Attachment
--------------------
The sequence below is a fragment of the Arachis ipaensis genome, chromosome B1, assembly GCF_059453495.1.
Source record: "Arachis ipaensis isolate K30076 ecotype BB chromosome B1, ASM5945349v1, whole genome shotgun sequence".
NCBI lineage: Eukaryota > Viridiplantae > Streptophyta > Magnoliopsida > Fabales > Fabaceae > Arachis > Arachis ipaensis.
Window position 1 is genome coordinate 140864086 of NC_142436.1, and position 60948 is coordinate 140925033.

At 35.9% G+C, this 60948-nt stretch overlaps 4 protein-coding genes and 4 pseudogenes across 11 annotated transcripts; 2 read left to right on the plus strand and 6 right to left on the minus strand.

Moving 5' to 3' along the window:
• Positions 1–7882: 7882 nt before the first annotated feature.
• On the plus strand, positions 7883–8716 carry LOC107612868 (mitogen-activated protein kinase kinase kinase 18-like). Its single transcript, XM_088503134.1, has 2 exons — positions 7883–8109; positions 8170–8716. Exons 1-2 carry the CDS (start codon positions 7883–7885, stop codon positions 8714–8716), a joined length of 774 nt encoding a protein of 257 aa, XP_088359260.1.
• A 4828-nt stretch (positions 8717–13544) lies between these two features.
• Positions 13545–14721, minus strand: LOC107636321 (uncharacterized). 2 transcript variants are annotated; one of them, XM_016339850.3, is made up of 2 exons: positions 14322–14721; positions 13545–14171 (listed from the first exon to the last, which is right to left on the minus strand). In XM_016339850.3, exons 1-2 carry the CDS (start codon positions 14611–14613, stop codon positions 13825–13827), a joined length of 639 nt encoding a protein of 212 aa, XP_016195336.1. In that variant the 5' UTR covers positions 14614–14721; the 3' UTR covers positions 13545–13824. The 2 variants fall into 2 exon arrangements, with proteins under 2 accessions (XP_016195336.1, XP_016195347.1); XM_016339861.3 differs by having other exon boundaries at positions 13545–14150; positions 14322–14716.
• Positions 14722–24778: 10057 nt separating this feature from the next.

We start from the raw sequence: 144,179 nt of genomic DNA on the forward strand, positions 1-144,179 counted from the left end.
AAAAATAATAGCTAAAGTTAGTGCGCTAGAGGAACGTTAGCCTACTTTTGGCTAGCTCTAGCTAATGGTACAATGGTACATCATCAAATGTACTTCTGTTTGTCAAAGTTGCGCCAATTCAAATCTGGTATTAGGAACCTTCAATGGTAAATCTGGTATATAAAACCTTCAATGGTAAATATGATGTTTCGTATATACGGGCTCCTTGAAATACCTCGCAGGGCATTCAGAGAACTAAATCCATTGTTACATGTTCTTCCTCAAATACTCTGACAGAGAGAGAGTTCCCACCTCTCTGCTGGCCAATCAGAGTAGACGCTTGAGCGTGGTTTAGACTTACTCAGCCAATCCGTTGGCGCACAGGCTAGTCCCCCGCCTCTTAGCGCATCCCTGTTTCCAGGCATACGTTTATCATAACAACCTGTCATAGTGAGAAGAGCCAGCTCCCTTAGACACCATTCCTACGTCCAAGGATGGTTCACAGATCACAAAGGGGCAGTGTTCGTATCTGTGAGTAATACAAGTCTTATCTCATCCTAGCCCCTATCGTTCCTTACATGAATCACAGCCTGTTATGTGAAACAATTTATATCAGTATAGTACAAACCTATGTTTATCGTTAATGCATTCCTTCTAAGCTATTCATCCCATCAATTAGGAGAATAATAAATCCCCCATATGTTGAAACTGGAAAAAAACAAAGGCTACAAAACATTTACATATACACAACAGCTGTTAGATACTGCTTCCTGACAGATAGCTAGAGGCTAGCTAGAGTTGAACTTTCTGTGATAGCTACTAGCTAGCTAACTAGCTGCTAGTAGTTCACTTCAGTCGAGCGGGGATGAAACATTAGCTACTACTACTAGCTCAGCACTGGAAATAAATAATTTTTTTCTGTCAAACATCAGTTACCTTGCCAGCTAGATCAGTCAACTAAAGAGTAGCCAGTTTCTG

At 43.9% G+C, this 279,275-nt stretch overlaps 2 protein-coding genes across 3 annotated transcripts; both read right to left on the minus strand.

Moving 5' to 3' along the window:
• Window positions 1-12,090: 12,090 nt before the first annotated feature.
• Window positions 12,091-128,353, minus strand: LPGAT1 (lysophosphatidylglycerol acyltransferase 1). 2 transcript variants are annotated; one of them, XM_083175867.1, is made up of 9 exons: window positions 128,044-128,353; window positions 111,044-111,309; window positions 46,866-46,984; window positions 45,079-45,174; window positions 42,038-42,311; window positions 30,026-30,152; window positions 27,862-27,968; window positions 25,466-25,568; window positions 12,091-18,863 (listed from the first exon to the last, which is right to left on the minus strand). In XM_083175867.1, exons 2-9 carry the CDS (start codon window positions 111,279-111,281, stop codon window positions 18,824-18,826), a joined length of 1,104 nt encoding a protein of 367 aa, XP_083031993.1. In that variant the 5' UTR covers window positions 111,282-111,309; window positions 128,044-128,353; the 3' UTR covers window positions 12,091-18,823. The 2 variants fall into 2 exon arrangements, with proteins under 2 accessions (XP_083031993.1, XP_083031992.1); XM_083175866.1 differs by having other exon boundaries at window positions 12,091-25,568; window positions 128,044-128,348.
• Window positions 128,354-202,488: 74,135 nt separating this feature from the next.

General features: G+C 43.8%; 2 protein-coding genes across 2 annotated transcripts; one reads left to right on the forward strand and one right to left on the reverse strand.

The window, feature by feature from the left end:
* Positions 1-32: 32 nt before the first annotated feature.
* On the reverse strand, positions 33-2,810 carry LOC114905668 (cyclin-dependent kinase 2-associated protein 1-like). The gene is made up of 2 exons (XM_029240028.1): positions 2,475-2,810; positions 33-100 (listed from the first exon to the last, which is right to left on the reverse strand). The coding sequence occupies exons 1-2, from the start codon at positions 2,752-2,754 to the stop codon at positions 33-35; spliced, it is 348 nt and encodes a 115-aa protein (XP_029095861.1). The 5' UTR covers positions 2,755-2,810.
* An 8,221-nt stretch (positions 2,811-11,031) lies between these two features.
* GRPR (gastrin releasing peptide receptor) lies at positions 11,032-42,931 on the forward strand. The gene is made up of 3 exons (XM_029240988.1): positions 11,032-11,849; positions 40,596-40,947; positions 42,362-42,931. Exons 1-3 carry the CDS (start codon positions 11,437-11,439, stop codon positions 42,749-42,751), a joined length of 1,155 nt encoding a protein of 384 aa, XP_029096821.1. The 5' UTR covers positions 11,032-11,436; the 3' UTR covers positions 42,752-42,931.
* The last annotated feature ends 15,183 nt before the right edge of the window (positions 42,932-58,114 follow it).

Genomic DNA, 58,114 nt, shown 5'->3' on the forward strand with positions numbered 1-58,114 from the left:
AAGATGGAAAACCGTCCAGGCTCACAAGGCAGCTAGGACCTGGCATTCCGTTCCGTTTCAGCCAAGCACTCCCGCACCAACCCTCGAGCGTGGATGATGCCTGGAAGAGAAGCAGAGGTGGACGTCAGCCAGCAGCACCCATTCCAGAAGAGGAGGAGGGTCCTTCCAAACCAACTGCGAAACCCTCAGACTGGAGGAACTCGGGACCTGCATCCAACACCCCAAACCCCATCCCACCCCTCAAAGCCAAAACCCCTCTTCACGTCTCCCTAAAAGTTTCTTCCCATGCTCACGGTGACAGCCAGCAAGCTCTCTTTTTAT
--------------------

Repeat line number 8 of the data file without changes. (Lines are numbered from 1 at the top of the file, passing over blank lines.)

• On the plus strand, positions 7883–8716 carry LOC107612868 (mitogen-activated protein kinase kinase kinase 18-like). Its single transcript, XM_088503134.1, has 2 exons — positions 7883–8109; positions 8170–8716. Exons 1-2 carry the CDS (start codon positions 7883–7885, stop codon positions 8714–8716), a joined length of 774 nt encoding a protein of 257 aa, XP_088359260.1.